Saturday, November 13, 2021

Thème agrégation, suggested translation. Passage from Amette.

    Note that this translation will only remain on the blog for a couple of weeks.

If you are a visitor to this blog and you want to see the original passage we were translating from, you will find it here  http://www.jcmullen.fr/0921themebooklet.pdf 

Un été chez Voltaire, J P Amette


That day, everything had started off badly. Voltaire had learned of the reversal[i] suffered by the royal armies at[ii] Villinghausen. His bank balance in Geneva was moving ever farther into the red.[iii] The British[iv] had re-taken, one after the other, the Leeward Islands. Add to that[v] the fact that his favourite dog, Brigand, had been gnawing[vi] at the finest[vii] chair[viii] in[ix] his study[x]. On this, he confided to his friend, the Count of Argental : “Let us love theatre, since it is the only glory we might have left.”[xi]

At midday on this day, the second of August, he spoke with[xii] the Count of Fleckstein, and then wrote a letter to the Duke of Choiseul.[xiii] He urged him to intervene to ensure a “swift and glorious” peace, an expression which was a code between them. Finally, since he had to work on a commentary on Rodogune in an old-style Pilcrow edition, he noticed that his eye sight was failing[xiv]. In the late afternoon, he counted[xv] on Zanetta to make the tragedy he had written sound more beautiful[xvi] by reading the lines well, but, to cap it all,[xvii] Miss Obozzi, stunned to see the Count of Fleckenstein frequenting Gabriella so assiduously , was no longer properly valiant or joyful enough to recite the lines well.

Voltaire expressed his indignation[xviii] at the fact that Gabriella and other guests had not come in time for the fourth rehearsal, and then sat back[xix] in an armchair to listen to Palmire’s soliloquy[xx] from Act three scene two. [xxi] The speech begins:

I cannot keep myself from dark foreboding

This love whose idea had brought joy to my soul

This day so much longed for, is made up of terror

But when she turned towards the stalls[xxii] and said[xxiii] in sullen tone

I invoke Mohammed, and yet my heart

Is secretly horrified to hear his name.

From the British National Corpus : EMBELLISH


 That was all he said, and he was not asked to embellish.







 Teenagers can embellish their denims with plaited braids and cords from Madeira's Shoeshines.







  These serve also as the time to embellish your quickly-made basic garments. # EMBROIDERY OR KNITTING # It is surprising the number







  Quattro Pro has an Annotator which lets you embellish your graphs (-----) # LOTUS 1-2-3 # 1-2-3 for Windows is a direct descendant of






. You start off with the truth, embellish it slightly, then gradually add to it,







Other fans may feel the need to embellish the stories about what hooligans do, but the embellishments stop short of pure fantasy


From the British national corpus : TIRADE

I sent back a tirade of bitter invective…

…treating him to a scalding tirade of abuse…

I'd hardly got the receiver to my ear before he launched into a blistering tirade. " How the hell did it happen?

…he increased his tirade of abuse against O'Neill, …



[i] Or setback. « Misfortune » is too little and « defeat », I feel, is too much.

[ii] Not « in ». good time to revise the difference.

[iii] Several people were confused about collocations possible with « highly ». A search of BNC gave many examples such as highly unworthy/ highly dangerous/ highly qualified/ highly irresponsible/highly rated/ highly desirable/highly recommended/ highly educated/ highly experienced.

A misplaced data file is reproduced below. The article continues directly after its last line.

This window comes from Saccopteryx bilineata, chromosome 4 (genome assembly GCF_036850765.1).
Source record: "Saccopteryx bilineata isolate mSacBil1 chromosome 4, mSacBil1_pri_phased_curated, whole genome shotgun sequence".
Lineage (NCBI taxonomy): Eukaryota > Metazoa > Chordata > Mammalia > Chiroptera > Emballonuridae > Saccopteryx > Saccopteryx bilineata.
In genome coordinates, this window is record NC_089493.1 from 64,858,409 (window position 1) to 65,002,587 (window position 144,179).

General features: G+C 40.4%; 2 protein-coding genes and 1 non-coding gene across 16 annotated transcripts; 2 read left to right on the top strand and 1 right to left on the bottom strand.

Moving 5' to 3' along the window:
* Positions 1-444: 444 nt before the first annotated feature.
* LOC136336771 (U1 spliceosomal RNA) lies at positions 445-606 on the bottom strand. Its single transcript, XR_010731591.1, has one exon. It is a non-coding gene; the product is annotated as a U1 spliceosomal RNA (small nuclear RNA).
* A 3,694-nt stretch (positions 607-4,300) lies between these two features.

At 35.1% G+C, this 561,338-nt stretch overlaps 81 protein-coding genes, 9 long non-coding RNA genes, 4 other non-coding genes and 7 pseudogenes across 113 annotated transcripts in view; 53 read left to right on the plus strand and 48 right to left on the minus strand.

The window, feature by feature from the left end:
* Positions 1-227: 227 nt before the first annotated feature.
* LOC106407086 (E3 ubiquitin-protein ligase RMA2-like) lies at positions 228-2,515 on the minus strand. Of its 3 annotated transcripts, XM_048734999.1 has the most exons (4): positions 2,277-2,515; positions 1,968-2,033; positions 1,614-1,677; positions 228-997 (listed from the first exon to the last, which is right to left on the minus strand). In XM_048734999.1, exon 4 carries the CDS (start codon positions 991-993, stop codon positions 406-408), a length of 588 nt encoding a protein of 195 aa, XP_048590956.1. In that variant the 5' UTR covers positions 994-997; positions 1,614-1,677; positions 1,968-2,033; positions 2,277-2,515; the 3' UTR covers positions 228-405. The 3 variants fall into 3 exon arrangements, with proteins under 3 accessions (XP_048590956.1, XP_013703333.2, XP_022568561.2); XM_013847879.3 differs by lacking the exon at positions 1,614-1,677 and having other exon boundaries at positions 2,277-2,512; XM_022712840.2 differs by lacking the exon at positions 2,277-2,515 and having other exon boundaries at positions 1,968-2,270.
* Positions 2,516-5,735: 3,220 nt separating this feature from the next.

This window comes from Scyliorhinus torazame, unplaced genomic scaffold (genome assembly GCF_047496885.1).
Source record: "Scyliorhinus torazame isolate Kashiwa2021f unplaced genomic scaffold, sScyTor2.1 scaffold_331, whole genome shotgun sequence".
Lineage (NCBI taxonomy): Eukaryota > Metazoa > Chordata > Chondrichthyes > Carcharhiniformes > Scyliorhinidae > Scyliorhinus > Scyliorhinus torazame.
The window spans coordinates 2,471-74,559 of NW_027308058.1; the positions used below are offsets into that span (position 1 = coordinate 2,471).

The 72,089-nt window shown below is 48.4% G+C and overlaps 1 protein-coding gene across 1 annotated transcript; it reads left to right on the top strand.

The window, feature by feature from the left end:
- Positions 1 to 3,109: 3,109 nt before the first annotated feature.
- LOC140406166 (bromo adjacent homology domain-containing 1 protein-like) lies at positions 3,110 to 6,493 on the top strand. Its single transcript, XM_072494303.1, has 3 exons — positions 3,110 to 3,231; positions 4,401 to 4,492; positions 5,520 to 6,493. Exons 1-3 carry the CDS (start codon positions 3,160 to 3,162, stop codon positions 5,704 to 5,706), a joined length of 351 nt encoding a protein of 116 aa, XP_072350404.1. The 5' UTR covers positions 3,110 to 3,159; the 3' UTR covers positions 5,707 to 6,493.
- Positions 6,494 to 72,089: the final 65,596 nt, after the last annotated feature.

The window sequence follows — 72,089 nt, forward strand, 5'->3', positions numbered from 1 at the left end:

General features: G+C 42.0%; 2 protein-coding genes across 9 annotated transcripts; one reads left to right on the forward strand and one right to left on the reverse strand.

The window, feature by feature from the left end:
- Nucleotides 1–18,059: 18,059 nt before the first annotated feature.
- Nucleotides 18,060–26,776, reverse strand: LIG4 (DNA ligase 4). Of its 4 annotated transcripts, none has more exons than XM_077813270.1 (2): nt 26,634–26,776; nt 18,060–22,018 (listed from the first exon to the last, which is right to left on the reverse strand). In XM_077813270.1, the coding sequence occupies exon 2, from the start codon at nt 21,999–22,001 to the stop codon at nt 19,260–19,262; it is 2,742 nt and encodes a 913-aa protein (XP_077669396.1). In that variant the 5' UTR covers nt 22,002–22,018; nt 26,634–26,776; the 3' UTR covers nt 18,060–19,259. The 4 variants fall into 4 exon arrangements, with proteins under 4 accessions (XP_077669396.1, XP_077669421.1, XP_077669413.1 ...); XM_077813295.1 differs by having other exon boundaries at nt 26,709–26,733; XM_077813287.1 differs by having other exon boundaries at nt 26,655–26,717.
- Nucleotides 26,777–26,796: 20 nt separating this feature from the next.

[iv] Not « the English » despite the historical context. The Kingdom of Great Britain was formed in 1707, when Voltaire was only 13. This novel is set much later, in the 1760s.

[v] If you put « moreover » or « furthermore » you are changing register.

[vi] The BE + ING aspect here is important. See Le Prétérit en Anglais d’Anne Trevise

[vii] « Beautiful » is too much, and « nice » is too little.

[viii] No need to say « armchair » which is unnecessarily precise, and may not be accurate.

[ix] Note preposition after superlative.

[x] « Cabinet » in this sense is too archaic.

[xi] There are other options « the one glory which remains to us, if that », for example. I liked « though even that is debatable ».

[xii] He did not have an interview, a word which is generally reserved for media appearances or recruitment procedures.

[xiii] I am practically certain that this is the gentleman we are speaking of : https://en.wikipedia.org/wiki/%C3%89tienne_Fran%C3%A7ois,_duc_de_Choiseul


[xiv] Several other verbs are possible : diminishing, weakening, growing weaker, etc.

[xv] Note the BE + ING

[xvi] « Embellish » is at least partly a faux ami.

[xvii] « To crown it all » is good, or even « to top it all », which is no doubt a little too familiar..

[xviii] « Displeasure » is good. « Outrage » is too strong.

[xix] « Settled » is fine.

[xx] « Monologue » is fine, but soliloquy is the technical term. Good tome to revise vocabulary of plays : an aside/ an audition/ a rehearsal/ a dress rehearsal/ a backdrop/ scenery/ a box set/ a cue/ a prompter/ an extra/ an understudy

[xxi] http://dictionnaire.reverso.net/francais-definition/tirade   http://dictionnaire.reverso.net/anglais-definition/tirade For the English word « tirade » Collins gives synonyms : abuse, denunciation, diatribe, fulmination, harangue, invective, lecture, outburst, philippic 

[xxii] A good moment to revise the vocabulary for parts of a theatre. Stage right/ stage left/ the wings/ the aprom/ the stalls/ the circle/ the balcony/ the gods. I marked « audience » wrong here, but I am having second thoughts.

[xxiii] Remember not to translate word for word the structure « pour + inf » here.

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